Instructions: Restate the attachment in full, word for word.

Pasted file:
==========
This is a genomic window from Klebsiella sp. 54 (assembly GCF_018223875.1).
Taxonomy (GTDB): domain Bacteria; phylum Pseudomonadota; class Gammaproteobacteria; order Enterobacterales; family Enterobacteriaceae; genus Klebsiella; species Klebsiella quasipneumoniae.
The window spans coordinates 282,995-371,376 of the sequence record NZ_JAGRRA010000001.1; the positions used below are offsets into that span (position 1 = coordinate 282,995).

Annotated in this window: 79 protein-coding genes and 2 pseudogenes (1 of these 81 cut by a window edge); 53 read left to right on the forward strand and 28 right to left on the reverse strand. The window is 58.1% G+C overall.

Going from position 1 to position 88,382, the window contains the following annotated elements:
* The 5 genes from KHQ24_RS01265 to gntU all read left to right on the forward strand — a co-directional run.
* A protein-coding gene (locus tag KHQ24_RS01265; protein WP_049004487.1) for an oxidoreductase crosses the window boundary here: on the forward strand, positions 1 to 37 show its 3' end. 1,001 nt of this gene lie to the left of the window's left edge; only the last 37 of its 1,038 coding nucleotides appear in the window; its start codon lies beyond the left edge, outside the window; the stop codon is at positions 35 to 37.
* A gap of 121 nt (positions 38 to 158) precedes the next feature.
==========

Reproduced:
This is a genomic window from Klebsiella sp. 54 (assembly GCF_018223875.1).
Taxonomy (GTDB): domain Bacteria; phylum Pseudomonadota; class Gammaproteobacteria; order Enterobacterales; family Enterobacteriaceae; genus Klebsiella; species Klebsiella quasipneumoniae.
The window spans coordinates 282,995-371,376 of the sequence record NZ_JAGRRA010000001.1; the positions used below are offsets into that span (position 1 = coordinate 282,995).

Annotated in this window: 79 protein-coding genes and 2 pseudogenes (1 of these 81 cut by a window edge); 53 read left to right on the forward strand and 28 right to left on the reverse strand. The window is 58.1% G+C overall.

Going from position 1 to position 88,382, the window contains the following annotated elements:
* The 5 genes from KHQ24_RS01265 to gntU all read left to right on the forward strand — a co-directional run.
* A protein-coding gene (locus tag KHQ24_RS01265; protein WP_049004487.1) for an oxidoreductase crosses the window boundary here: on the forward strand, positions 1 to 37 show its 3' end. 1,001 nt of this gene lie to the left of the window's left edge; only the last 37 of its 1,038 coding nucleotides appear in the window; its start codon lies beyond the left edge, outside the window; the stop codon is at positions 35 to 37.
* A gap of 121 nt (positions 38 to 158) precedes the next feature.